Both parties to this action have moved for summary judgment on the issue of whether federal law prevents Eagle Air from enforcing its lien pursuant to Arizona state law. Since the facts regarding this issue are undisputed the Court need only determine whether these facts entitle either party to judgment as a matter of law.
As a preliminary matter the Court must determine whether Plaintiffs may even raise the preemption issue. In their reply and response Plaintiffs set forth the argument that 42 U.S.C. s 1983 provides them with a private cause of action. Pla.'s Reply (doc. # 25) at 1. Eagle Air objected to the fact that this argument appeared for the first time in the reply and the fact that it was based on the Second Amended Complaint which had not been filed when Plaintiffs' Motion for Partial Summary Judgment was filed. Def.'s Reply (doc. # 29) at 2- 3. However, these issues need not be addressed in order to resolve the motions before the Court. The Ninth Circuit has held that a private party may seek declaratory relief on the basis of federal preemption even when there is no statutory provision which explicitly establishes a private cause of action. See Bernhardt v. Los Angeles County, 339 F.3d 920, 929 (9th Cir.2003); Bud Antle, Inc. v. Barbosa, 45 F.3d 1261, 1269 (9th Cir.1994); see also Golden State Transit Corp. v. City of Los Angeles, 493 U.S. 103, 107-08, 110 S.Ct. 444, 107 L.Ed.2d 420 (1989).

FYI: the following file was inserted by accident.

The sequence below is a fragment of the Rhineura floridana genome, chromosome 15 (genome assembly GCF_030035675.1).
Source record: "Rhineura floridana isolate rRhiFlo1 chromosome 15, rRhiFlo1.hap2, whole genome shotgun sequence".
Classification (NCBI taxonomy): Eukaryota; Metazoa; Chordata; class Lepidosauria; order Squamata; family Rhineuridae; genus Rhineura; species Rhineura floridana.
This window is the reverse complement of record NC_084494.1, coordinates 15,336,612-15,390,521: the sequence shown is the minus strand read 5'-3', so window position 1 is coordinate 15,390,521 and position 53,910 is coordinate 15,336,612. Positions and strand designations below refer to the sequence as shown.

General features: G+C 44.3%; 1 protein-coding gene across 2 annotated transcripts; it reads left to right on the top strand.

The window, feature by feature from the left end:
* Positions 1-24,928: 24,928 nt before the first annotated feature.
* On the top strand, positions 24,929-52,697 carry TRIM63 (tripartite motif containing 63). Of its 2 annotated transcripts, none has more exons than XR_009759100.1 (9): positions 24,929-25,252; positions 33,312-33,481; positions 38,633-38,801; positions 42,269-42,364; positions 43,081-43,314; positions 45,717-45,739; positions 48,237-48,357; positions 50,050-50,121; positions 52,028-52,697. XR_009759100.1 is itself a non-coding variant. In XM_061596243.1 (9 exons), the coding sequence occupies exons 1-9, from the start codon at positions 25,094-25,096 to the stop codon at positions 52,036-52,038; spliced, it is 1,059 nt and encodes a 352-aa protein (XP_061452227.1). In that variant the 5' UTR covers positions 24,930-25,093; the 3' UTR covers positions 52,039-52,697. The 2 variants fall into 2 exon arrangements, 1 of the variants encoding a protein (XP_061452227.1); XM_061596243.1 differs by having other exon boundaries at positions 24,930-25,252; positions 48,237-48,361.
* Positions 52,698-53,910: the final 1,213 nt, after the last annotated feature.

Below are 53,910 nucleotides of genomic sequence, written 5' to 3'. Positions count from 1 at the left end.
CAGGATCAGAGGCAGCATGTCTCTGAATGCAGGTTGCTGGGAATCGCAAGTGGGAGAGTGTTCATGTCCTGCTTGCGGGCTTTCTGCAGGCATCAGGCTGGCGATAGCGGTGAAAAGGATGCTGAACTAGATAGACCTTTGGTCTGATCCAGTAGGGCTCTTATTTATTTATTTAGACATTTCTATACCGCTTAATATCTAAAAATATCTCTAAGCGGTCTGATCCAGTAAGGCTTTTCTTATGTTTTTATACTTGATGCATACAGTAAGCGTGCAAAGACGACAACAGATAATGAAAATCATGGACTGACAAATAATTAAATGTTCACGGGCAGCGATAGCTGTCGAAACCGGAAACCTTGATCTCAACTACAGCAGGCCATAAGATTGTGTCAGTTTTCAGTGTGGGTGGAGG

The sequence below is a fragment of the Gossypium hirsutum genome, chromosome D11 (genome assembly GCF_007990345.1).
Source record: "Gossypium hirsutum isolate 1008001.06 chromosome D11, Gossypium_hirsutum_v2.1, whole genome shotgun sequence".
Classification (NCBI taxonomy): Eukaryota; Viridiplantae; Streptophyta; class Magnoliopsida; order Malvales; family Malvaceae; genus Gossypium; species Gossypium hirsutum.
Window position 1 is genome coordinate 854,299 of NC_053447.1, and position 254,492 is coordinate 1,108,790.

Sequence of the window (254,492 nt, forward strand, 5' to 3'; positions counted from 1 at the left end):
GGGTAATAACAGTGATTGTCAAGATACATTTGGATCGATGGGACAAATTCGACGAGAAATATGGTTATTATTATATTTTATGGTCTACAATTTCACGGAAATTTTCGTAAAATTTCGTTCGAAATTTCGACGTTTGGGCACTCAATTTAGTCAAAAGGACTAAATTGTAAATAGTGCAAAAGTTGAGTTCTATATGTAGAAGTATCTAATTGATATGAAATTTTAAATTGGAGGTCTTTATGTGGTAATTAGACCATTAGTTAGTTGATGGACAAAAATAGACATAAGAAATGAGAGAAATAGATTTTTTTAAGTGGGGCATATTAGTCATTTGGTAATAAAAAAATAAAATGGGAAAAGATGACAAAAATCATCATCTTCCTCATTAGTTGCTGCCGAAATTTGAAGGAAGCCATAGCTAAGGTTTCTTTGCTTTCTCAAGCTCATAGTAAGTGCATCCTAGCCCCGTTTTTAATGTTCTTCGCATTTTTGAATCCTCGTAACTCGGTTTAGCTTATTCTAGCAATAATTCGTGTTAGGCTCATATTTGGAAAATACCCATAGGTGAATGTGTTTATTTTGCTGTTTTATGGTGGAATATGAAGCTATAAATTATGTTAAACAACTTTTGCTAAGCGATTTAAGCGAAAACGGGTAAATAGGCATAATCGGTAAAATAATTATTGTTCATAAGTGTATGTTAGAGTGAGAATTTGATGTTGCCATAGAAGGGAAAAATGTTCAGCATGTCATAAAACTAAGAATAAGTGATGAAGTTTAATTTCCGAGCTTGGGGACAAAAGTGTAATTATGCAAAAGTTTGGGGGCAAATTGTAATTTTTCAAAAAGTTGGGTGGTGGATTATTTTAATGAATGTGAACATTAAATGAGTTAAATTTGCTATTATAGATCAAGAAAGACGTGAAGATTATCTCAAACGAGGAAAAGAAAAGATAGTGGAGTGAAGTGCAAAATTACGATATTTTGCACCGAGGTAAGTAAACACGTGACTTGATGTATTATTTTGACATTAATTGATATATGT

The Supremacy Clause of the United States Constitution dictates that where federal and state law conflict, the state law is preempted and may not be applied. E.g. Bernhardt, 339 F.3d at 929 (quoting Nat'l Audubon Soc'y v. Davis, 307 F.3d 835, 851 (9th Cir.2002)). When state law "stands as an obstacle to the accomplishment and execution of the full purposes and objectives of Congress" there is conflict preemption and the state law is nullified. Id. (quoting Ting v. AT&T, 319 F.3d 1126, 1135 (9th Cir.2003)). Plaintiffs argue that Arizona law which permits Eagle Air to file its lien against their uninsured motorist insurance proceeds is preempted by federal law. A close examination of both the state and federal law involved is necessary to determine if preemption is appropriate in this case.
The federal laws which Plaintiffs argue preempt the state lien law are provisions concerning what is referred to as "balance billing." These provisions mandate that state programs which receive Medicaid funds must only distribute those funds to providers who agree to accept those funds as payment in full and not bill individual patients for the difference between the amount paid by the state and the provider's customary charge. See 42 U.S.C. s 1396a(a)(25)(c); 42 C.F.R. s 447.15. The applicable statute ...